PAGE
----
I'm lucky in that I’ve had positive experiences with licensing. For small organizations, licensing deals represent a much larger chunk of their budget than for large companies. When corresponding with small companies, remember that they’re taking a risk with your work and that a licensing deal is a significant endorsement of your art. With that comes a larger responsibility to be appreciative, attentive and professional with them.

Ashley shares her Portland home and sources of inspiration with Angelo Spagnolo for UO at Home.

4. Know What You’re Getting Into

Before signing a contract, the best advice I can give is to plan, anticipate, and manage your expectations - but also be prepared for the unexpected.

Plan for the various facets of your creative career. For example, I keep a mental long-term and short-term goals list for developing my fine art, surface design, book projects and miscellaneous. As you’re envisioning your version of success, ask yourself these questions and write down your own priorities before you approach a company or when they approach you:

  • What companies do you want to work with and why?
  • Do you like their aesthetic?
  • Do you know how they treat their employees?
  • Do they respect copyrights and intellectual property?
  • Would you personally make a purchase with them?

For me, the ultimate signifier of success has been publishing. A children's book, a craft book - that has always been my ultimate goal, and it’s consistently eluded me. This is something I’ve been pursuing for years, but patterns have come with such a pleasant and unexpected ease.


Anticipate. Things often appear bigger from the outside. By the outside, I mean the outside world looking in on your world. We've all said, "So-and-so just did work for X company. They must have made so much money!" or "So-and-so must make so much money in advertising on their blog!" Sometimes these thoughts are true, but oftentimes they aren’t.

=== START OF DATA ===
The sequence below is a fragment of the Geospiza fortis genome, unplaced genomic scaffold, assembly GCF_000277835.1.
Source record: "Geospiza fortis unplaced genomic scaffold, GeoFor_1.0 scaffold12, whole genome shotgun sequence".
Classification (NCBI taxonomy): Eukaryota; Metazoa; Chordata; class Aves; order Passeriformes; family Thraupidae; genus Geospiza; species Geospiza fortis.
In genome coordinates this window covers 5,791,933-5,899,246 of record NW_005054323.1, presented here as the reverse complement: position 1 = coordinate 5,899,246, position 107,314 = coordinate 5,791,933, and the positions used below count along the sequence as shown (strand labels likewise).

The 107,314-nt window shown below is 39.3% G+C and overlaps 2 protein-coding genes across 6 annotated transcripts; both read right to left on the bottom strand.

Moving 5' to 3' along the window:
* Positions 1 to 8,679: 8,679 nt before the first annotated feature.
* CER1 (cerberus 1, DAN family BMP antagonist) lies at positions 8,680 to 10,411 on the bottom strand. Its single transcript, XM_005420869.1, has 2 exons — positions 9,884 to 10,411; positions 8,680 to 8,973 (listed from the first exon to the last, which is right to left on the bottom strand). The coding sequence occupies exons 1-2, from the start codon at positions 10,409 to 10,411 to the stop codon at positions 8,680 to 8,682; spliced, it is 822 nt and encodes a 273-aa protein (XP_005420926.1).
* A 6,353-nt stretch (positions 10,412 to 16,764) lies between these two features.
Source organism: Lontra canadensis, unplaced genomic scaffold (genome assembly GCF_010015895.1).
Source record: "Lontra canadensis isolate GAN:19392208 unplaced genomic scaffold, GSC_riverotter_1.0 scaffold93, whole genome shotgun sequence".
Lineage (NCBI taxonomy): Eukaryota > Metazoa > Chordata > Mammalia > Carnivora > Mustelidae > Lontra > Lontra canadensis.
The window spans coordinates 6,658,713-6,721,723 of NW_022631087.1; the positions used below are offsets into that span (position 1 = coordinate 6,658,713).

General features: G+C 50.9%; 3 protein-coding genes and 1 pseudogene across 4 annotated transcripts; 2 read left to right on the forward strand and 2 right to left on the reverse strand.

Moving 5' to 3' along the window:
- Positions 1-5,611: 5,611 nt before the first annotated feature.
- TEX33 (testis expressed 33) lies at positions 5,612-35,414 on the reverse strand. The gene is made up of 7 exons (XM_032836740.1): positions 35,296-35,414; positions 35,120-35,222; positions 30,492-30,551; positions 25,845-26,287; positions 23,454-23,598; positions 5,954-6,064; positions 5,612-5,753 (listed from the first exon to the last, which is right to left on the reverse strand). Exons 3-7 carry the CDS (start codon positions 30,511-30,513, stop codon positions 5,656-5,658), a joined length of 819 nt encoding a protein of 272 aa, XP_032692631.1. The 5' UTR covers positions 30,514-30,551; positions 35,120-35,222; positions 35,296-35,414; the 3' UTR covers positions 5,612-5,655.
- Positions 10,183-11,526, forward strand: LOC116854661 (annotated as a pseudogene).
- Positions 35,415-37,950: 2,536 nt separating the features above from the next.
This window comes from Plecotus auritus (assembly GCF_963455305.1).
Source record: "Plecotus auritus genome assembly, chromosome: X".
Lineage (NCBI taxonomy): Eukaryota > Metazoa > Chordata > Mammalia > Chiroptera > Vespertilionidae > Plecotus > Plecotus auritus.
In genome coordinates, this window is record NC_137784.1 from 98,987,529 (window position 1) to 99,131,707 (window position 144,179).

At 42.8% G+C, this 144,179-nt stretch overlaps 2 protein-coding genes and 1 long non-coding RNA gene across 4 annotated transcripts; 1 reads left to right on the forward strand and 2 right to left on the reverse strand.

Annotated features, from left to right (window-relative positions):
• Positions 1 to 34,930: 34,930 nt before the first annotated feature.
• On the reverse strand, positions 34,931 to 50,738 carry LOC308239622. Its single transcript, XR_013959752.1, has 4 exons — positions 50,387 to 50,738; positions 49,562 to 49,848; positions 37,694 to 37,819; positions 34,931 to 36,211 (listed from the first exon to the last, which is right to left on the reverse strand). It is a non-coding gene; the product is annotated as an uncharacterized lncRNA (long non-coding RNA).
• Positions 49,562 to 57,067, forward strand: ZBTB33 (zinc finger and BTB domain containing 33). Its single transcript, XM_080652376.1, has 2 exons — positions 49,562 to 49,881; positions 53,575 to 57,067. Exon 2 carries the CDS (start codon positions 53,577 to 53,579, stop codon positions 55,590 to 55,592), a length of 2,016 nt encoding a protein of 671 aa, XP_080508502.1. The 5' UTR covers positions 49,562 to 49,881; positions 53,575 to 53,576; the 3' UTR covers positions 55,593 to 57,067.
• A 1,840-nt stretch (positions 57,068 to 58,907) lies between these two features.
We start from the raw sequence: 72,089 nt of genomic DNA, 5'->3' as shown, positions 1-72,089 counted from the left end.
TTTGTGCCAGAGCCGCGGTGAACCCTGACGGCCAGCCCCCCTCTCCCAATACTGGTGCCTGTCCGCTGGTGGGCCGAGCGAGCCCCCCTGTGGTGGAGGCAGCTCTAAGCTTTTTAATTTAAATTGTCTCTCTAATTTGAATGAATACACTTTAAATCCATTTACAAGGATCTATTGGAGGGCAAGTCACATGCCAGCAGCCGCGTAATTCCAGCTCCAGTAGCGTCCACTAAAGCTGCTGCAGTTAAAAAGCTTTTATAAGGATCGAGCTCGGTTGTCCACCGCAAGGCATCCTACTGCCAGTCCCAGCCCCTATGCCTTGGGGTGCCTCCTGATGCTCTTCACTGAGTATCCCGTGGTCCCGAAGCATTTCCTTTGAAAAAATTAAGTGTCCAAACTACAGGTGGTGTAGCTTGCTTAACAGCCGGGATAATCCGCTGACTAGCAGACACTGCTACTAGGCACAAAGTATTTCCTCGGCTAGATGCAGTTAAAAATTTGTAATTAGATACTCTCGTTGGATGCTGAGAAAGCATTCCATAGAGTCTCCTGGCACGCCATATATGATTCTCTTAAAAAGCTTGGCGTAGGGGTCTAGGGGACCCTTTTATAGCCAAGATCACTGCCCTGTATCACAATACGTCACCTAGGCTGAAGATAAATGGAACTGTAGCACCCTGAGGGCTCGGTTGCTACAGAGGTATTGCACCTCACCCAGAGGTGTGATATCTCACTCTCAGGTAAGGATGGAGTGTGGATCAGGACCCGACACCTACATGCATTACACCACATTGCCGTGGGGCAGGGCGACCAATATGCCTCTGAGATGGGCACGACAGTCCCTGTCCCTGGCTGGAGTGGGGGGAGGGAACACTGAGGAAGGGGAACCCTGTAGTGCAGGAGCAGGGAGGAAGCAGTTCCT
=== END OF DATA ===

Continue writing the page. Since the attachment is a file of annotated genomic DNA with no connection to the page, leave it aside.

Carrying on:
Another thing to remember is that not all changes in your business are going to be your choice. Please believe that and accept it now. The timing of it will always surprise you, but just knowing it's on the horizon is an indispensable coping tool.

Manage your expectations. This is where you define what success looks like for you. This includes the ultimate version of success and the bare minimum of what you will accept without throwing in the towel. Your business will continuously move within that range, but having parameters is good for your business and mental health!

Leave room for the unexpected. Be mentally prepared for the occasional unpleasant surprise while taking actual steps toward obtaining licensing deals.

Do you dream of creative licensing deals? Share your goals in comments below.


Ashley Goldberg from ashleyg

Ashley Goldberg has loved arts, crafts, creatures (both imaginary and real) and nature her entire life. Her artwork tends to be narrative and simple, but with a sophisticated or stark color palette. Her body of work includes paintings, illustrations, pattern design and portraiture. Goldberg's work focuses on color exploration and visual storytelling. Visit Ashley G’s Etsy shop , Flickr, Pinterest, and follow her on Instagram/ashleygoldberg.